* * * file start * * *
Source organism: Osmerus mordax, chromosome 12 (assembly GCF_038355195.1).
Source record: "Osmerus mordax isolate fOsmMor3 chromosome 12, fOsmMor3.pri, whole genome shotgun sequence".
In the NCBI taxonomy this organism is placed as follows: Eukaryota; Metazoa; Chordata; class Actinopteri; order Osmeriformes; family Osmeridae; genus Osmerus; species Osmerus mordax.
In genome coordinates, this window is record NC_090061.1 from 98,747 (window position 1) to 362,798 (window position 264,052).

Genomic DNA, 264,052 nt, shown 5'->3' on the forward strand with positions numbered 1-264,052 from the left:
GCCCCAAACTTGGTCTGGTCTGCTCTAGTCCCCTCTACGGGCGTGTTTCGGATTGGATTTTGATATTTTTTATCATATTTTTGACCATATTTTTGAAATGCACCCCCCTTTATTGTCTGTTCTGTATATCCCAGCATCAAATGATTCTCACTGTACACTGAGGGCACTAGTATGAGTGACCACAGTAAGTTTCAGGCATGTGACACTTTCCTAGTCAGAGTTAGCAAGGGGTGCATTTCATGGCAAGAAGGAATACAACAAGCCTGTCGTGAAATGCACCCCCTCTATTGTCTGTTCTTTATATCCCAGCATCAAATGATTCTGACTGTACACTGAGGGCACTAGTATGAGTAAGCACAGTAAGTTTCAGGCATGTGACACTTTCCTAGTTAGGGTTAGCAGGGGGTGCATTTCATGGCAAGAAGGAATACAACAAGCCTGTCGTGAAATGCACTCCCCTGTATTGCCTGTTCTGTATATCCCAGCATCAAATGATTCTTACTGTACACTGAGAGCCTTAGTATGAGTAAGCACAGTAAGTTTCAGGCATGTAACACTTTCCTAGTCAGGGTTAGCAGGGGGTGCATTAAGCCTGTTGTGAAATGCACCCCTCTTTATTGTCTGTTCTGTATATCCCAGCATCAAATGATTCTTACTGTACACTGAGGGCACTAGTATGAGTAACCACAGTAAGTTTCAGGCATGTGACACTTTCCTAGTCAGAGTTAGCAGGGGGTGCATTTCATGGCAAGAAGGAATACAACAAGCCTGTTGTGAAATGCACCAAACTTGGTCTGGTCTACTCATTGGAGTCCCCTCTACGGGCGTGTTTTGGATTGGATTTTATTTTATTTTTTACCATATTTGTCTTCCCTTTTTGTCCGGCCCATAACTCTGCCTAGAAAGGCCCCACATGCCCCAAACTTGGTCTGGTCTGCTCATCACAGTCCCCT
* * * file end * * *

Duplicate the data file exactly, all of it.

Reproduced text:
Source organism: Osmerus mordax, chromosome 12 (assembly GCF_038355195.1).
Source record: "Osmerus mordax isolate fOsmMor3 chromosome 12, fOsmMor3.pri, whole genome shotgun sequence".
In the NCBI taxonomy this organism is placed as follows: Eukaryota; Metazoa; Chordata; class Actinopteri; order Osmeriformes; family Osmeridae; genus Osmerus; species Osmerus mordax.
In genome coordinates, this window is record NC_090061.1 from 98,747 (window position 1) to 362,798 (window position 264,052).

Genomic DNA, 264,052 nt, shown 5'->3' on the forward strand with positions numbered 1-264,052 from the left:
GCCCCAAACTTGGTCTGGTCTGCTCTAGTCCCCTCTACGGGCGTGTTTCGGATTGGATTTTGATATTTTTTATCATATTTTTGACCATATTTTTGAAATGCACCCCCCTTTATTGTCTGTTCTGTATATCCCAGCATCAAATGATTCTCACTGTACACTGAGGGCACTAGTATGAGTGACCACAGTAAGTTTCAGGCATGTGACACTTTCCTAGTCAGAGTTAGCAAGGGGTGCATTTCATGGCAAGAAGGAATACAACAAGCCTGTCGTGAAATGCACCCCCTCTATTGTCTGTTCTTTATATCCCAGCATCAAATGATTCTGACTGTACACTGAGGGCACTAGTATGAGTAAGCACAGTAAGTTTCAGGCATGTGACACTTTCCTAGTTAGGGTTAGCAGGGGGTGCATTTCATGGCAAGAAGGAATACAACAAGCCTGTCGTGAAATGCACTCCCCTGTATTGCCTGTTCTGTATATCCCAGCATCAAATGATTCTTACTGTACACTGAGAGCCTTAGTATGAGTAAGCACAGTAAGTTTCAGGCATGTAACACTTTCCTAGTCAGGGTTAGCAGGGGGTGCATTAAGCCTGTTGTGAAATGCACCCCTCTTTATTGTCTGTTCTGTATATCCCAGCATCAAATGATTCTTACTGTACACTGAGGGCACTAGTATGAGTAACCACAGTAAGTTTCAGGCATGTGACACTTTCCTAGTCAGAGTTAGCAGGGGGTGCATTTCATGGCAAGAAGGAATACAACAAGCCTGTTGTGAAATGCACCAAACTTGGTCTGGTCTACTCATTGGAGTCCCCTCTACGGGCGTGTTTTGGATTGGATTTTATTTTATTTTTTACCATATTTGTCTTCCCTTTTTGTCCGGCCCATAACTCTGCCTAGAAAGGCCCCACATGCCCCAAACTTGGTCTGGTCTGCTCATCACAGTCCCCT